CGAP, the Ford Foundation and their partners have been exploring how best to support large-scale adaptations and implementations of the Graduation Approach, especially by governments.
Governments throughout Africa, Asia and Latin America are increasingly recognizing the complementary nature of the Graduation Approach with their own social protection programs, with over 15 government-implemented Graduation programs now underway. In a number of countries, government commitment to scaling up a Graduation Approach is coinciding with national initiatives to increase the availability and use of financial services: the Graduation Approach can be a first step toward financial inclusion for the hardest-to-reach segments of the population.
However, government agencies implementing such a complex, multi-faceted and cross-sectoral program means that some of the “standard” features of the Graduation Approach need to be adapted, often in innovative and imaginative ways, while still preserving the core elements of the Approach.
To further understand the opportunities and challenges faced by governments in the implementation of a Graduation Approach, the Ford Foundation has commissioned three case studies to examine the planning and execution of Graduation programs launched by the governments of Colombia, Peru and Ethiopia.
- In Colombia, “Producing for My Future” is being implemented by the national Department of Social Prosperity with extensive technical assistance from Fundación Capital. Launched as a pilot program in 2013, “Producing for My Future” began major scaling up in 2015 and is designed to last two years at each site and to reach 35,000 families by 2018.
- The Graduation program in Peru, “Haku Wiñay” (“We are going to grow” in the Andean Quechua language) is based on an earlier program, “My Entrepreneurial Farm,” that offered a flexible menu of assets and technical training. Aspiring to be a nationwide program to promote social and economic inclusion of extremely poor rural families, Haku Wiñay has four components: improving productivity of family farms, upgrading sanitation and health practices in homes, promoting rural businesses, and training in financial literacy. The program was launched in 2012 and lasts for three years at each site. By 2015 the program had reached 90,000 families.
- The Graduation Approach in Ethiopia began as a small CGAP-Ford Foundation Graduation pilot with a nongovernment organization (NGO) in northern Tigray province implemented by Relief Society of Tigray from 2010 to 2012. The Approach is now included as an integral part of the next iteration of the national Productive Safety Net Program—the fourth iteration of this extensive food security-focused program to be launched in 2016. Up to 10 million social protection clients will be eligible for access to elements of the Approach between 2016 and 2020, with the poorest 30% specifically earmarked for asset transfers.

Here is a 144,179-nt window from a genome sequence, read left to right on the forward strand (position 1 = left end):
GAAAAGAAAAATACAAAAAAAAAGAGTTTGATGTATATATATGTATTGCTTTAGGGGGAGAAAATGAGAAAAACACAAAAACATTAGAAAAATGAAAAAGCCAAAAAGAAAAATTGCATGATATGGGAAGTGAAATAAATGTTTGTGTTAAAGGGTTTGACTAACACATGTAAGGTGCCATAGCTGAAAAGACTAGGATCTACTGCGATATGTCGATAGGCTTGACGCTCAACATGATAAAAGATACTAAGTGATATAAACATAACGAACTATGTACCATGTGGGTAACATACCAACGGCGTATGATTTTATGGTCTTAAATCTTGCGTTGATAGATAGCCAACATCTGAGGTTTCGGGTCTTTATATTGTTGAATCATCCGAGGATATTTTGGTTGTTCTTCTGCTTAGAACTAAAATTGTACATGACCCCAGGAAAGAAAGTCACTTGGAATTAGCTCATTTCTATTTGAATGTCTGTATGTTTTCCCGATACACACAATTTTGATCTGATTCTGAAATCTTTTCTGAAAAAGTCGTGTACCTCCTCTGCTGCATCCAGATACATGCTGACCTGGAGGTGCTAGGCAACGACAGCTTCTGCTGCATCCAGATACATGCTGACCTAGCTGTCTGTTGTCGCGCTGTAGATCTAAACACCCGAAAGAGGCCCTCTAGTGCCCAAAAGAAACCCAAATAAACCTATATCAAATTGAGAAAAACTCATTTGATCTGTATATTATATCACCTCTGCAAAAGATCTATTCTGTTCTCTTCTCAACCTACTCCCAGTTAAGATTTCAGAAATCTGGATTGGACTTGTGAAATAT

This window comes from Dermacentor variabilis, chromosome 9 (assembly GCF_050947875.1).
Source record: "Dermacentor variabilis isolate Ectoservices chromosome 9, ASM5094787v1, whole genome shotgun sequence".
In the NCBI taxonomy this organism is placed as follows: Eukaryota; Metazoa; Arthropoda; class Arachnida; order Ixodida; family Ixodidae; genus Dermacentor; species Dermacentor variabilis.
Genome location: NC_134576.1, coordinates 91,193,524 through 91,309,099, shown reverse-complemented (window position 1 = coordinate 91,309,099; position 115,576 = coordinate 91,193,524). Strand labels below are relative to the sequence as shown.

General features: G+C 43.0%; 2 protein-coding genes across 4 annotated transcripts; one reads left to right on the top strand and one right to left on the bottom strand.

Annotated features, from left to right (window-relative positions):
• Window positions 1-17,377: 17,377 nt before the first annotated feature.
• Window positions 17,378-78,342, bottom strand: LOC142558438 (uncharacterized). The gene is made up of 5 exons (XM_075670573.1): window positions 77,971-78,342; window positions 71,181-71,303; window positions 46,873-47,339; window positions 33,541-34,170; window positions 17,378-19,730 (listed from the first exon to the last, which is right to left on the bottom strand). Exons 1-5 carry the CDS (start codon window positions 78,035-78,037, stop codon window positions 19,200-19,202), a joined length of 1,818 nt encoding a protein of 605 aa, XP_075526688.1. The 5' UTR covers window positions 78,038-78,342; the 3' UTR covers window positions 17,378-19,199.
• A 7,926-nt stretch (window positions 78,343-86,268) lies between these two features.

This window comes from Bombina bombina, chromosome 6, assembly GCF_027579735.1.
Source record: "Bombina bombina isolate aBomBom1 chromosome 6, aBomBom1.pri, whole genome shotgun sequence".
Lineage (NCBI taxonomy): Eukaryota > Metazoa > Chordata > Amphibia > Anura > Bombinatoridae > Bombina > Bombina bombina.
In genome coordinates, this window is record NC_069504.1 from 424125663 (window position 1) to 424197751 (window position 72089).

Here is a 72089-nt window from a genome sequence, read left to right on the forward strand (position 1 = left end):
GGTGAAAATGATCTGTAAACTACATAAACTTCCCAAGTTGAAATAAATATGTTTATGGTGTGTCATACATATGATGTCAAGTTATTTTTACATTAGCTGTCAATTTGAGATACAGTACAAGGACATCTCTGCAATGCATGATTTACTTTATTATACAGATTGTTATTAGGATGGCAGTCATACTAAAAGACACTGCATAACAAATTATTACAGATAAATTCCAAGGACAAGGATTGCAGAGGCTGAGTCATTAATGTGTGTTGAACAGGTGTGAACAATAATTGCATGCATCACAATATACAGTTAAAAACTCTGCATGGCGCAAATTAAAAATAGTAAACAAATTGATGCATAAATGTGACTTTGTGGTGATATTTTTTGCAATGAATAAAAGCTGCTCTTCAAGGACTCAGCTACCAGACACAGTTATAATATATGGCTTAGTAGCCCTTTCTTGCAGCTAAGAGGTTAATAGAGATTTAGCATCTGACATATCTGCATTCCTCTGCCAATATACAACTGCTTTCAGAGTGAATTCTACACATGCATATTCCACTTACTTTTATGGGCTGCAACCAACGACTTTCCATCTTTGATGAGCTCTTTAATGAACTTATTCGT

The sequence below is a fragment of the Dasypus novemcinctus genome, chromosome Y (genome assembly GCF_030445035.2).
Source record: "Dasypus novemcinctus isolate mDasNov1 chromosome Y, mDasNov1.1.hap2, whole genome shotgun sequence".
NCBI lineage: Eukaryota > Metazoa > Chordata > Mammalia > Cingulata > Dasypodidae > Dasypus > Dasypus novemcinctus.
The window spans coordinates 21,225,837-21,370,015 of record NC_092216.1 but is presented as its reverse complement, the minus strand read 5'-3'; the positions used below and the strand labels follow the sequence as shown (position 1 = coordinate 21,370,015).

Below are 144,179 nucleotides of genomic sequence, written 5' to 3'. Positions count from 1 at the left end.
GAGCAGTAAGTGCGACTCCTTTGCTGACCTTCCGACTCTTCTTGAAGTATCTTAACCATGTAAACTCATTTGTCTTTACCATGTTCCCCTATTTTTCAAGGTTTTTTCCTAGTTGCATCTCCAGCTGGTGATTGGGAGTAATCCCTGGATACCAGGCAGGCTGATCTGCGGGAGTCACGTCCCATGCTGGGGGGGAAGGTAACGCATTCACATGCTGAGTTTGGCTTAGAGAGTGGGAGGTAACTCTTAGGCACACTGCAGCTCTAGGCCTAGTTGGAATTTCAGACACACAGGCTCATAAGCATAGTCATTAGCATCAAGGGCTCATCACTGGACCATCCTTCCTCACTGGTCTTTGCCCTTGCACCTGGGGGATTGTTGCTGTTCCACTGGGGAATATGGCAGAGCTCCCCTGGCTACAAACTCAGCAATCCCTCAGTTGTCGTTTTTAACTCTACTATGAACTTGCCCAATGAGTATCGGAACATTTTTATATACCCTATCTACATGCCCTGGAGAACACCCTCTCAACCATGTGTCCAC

The Foundation also commissioned a fourth case study on the scaling efforts by Bandhan in India, one of the original CGAP-Ford Foundation pilot programs, to illustrate scaling efforts led by a financial services provider and an NGO. A synthesis piece, highlighting the key learnings, was also recently released.
It is especially important that programs that make significant changes in the design and delivery methodologies of the Graduation Approach are both thoroughly documented and then assessed to determine whether the adapted approaches are still able to deliver a high degree of positive outcomes. These assessments can be used not only to make adjustments in program design by the government implementing the revised approach, but also should be shared among the broader Graduation community of practice to inform other governments’ ongoing and future programs. Otherwise we will be missing a crucial opportunity to learn from one another about what works and what doesn’t.
Government-implemented Graduation programs offer great promise, and may well prove to be the most effective and efficient way of scaling up the Graduation work. Only by continuing to capture, document and share learnings—as government implementers adapt the core elements of the Approach—will we be able to realize that promise. We hope that the lessons gleaned from the case studies on these three pioneering programs will contribute to this broader learning effort.